Many of the studies appear to focus on CGRP’s role in migraine head pain. Would this treatment affect or prevent other symptoms of migraine as well? Would you recommend it for patients who don’t list head pain as their most disabling symptom?

Is there any insight into why some people are “super responders” and others aren’t?

Route of Administration

There won’t be head to head data for years to come, how would you decide on using the infusion or im injection version of the medication?

If you chose the im injection version, would you be able to self-administer at home instead of having the doctor’s office perform the injections?

Many of the drugs are subcutaneous injections rather than IV, is there a chance we may get auto-injectors for home use?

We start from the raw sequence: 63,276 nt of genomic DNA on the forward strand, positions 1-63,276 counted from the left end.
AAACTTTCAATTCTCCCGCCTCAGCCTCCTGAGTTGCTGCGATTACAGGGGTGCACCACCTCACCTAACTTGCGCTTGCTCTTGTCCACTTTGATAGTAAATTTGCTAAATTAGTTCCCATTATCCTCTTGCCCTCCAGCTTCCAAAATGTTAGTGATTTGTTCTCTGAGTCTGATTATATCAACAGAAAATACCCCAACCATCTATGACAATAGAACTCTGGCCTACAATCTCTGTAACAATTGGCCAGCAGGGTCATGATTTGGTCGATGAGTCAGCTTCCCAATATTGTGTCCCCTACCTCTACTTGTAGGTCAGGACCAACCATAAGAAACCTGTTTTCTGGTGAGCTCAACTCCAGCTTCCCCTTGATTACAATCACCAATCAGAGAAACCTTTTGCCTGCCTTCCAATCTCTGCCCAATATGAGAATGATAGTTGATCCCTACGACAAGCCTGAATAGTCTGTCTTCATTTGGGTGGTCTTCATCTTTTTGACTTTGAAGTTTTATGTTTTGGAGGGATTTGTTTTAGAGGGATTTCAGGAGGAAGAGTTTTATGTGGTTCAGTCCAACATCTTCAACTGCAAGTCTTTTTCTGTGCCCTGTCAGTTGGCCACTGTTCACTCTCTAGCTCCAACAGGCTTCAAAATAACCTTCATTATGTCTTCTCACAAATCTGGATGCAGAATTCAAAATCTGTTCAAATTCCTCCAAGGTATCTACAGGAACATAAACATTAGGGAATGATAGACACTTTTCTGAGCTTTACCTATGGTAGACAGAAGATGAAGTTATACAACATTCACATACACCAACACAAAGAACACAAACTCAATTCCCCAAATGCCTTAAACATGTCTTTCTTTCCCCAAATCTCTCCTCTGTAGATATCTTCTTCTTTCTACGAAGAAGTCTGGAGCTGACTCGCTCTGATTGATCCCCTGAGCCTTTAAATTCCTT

Side effects

Is there a time frame that one should use them for, before determining if they work for them?

When will they know if it will affect immune compromised individuals?

Some articles have compared CGRP infusions or im injections to the drug methysergid, which was pulled off the market, are there valid grounds for concern that the drug will have similar side effects?

Insurance & Coverage

Would insurance cover the cost of the medicine?

Would you have to ‘qualify’ like you do with Botox (by failing a certain amount of other treatments)?

Have the companies discussed any payment assistance programs such as the one offered by Botox?

How do you predict it will work to come into the office for injections? Will we have to seek insurance approval each time, or just once or twice a year?

Because of the concern about high cost, what will the procedure be to attempt to make insurance companies cover it, when that first drug is approved?